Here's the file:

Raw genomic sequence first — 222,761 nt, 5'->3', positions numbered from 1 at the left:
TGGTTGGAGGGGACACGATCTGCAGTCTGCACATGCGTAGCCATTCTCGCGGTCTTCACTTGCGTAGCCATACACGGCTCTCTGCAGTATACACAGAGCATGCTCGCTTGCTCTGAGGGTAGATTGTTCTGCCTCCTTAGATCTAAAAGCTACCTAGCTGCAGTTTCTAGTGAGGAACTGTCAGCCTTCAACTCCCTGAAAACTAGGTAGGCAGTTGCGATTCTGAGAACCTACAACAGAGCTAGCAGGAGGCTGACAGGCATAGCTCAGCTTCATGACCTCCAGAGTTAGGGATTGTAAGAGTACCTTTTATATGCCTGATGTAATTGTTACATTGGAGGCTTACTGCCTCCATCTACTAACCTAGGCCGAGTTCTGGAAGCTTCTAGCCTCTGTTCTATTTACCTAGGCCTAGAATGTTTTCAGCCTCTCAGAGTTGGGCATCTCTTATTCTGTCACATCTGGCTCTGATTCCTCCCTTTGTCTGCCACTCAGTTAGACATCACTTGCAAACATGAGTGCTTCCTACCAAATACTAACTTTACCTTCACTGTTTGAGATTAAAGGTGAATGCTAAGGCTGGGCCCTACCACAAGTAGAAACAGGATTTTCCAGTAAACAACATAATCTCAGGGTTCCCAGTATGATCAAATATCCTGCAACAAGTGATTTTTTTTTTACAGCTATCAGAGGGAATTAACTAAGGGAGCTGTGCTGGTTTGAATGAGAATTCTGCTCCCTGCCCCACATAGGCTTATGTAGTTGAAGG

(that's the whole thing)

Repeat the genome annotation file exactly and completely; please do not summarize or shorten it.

Raw genomic sequence first — 222,761 nt, 5'->3', positions numbered from 1 at the left:
TGGTTGGAGGGGACACGATCTGCAGTCTGCACATGCGTAGCCATTCTCGCGGTCTTCACTTGCGTAGCCATACACGGCTCTCTGCAGTATACACAGAGCATGCTCGCTTGCTCTGAGGGTAGATTGTTCTGCCTCCTTAGATCTAAAAGCTACCTAGCTGCAGTTTCTAGTGAGGAACTGTCAGCCTTCAACTCCCTGAAAACTAGGTAGGCAGTTGCGATTCTGAGAACCTACAACAGAGCTAGCAGGAGGCTGACAGGCATAGCTCAGCTTCATGACCTCCAGAGTTAGGGATTGTAAGAGTACCTTTTATATGCCTGATGTAATTGTTACATTGGAGGCTTACTGCCTCCATCTACTAACCTAGGCCGAGTTCTGGAAGCTTCTAGCCTCTGTTCTATTTACCTAGGCCTAGAATGTTTTCAGCCTCTCAGAGTTGGGCATCTCTTATTCTGTCACATCTGGCTCTGATTCCTCCCTTTGTCTGCCACTCAGTTAGACATCACTTGCAAACATGAGTGCTTCCTACCAAATACTAACTTTACCTTCACTGTTTGAGATTAAAGGTGAATGCTAAGGCTGGGCCCTACCACAAGTAGAAACAGGATTTTCCAGTAAACAACATAATCTCAGGGTTCCCAGTATGATCAAATATCCTGCAACAAGTGATTTTTTTTTTACAGCTATCAGAGGGAATTAACTAAGGGAGCTGTGCTGGTTTGAATGAGAATTCTGCTCCCTGCCCCACATAGGCTTATGTAGTTGAAGG